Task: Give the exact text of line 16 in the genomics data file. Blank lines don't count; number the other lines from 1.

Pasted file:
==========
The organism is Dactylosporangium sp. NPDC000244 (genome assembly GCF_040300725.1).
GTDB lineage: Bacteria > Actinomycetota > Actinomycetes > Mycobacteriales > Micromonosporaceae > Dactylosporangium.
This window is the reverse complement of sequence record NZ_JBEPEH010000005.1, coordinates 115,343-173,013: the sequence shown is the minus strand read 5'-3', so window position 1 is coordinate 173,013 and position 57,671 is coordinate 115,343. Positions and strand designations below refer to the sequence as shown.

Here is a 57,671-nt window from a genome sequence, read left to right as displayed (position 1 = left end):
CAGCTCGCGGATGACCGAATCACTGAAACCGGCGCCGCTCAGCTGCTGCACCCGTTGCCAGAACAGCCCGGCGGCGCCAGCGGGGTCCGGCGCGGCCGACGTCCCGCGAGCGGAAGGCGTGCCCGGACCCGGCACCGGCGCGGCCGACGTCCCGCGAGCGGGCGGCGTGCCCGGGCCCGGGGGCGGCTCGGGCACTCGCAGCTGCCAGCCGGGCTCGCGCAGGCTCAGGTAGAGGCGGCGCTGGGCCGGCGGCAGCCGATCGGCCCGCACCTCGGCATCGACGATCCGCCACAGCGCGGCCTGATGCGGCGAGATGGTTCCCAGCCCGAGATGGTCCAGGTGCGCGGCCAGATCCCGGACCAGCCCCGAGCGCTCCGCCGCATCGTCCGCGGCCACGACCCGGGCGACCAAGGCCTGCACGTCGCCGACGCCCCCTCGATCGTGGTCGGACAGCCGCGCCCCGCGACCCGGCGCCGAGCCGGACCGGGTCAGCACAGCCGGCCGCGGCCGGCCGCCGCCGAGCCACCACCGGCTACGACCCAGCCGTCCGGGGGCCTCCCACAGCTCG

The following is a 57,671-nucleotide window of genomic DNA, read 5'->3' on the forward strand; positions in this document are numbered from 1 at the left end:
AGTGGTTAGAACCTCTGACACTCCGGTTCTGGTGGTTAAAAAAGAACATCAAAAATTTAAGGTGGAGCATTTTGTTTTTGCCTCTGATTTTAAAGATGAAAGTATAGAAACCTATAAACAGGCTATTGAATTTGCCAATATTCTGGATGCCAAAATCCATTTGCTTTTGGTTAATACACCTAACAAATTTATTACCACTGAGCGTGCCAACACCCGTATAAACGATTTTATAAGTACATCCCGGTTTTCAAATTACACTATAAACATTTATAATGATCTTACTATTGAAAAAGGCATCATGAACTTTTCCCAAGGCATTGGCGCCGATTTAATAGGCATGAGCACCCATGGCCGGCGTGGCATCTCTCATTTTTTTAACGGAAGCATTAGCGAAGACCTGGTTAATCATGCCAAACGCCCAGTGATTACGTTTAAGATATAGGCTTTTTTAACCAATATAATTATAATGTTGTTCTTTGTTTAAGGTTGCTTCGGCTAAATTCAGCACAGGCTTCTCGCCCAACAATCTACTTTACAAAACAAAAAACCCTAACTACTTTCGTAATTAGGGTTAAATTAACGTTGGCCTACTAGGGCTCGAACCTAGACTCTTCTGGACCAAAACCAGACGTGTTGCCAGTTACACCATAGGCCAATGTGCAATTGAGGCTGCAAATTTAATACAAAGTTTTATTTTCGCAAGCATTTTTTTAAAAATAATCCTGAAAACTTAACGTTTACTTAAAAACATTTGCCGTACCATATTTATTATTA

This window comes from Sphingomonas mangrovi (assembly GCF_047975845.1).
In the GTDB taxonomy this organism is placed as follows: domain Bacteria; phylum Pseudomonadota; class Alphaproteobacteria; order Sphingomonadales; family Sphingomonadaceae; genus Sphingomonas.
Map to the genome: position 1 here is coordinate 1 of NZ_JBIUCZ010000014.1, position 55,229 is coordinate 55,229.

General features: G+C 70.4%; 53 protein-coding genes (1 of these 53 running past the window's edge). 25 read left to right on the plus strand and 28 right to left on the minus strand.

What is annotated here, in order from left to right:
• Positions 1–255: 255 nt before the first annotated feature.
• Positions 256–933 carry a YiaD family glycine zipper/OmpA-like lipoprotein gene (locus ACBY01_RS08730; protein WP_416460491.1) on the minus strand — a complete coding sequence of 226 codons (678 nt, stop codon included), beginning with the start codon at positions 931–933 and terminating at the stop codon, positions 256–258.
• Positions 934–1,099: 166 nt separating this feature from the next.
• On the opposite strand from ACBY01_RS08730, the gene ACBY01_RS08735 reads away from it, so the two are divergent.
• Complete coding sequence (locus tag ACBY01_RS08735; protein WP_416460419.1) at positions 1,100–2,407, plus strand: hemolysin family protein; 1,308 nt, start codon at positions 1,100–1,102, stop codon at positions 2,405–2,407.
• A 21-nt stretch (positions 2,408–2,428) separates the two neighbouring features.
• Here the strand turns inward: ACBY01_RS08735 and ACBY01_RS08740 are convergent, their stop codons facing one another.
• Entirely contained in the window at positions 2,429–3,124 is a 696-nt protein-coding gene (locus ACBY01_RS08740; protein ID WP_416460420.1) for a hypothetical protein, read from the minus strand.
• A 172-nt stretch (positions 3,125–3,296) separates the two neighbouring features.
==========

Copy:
• On the opposite strand from ACBY01_RS08730, the gene ACBY01_RS08735 reads away from it, so the two are divergent.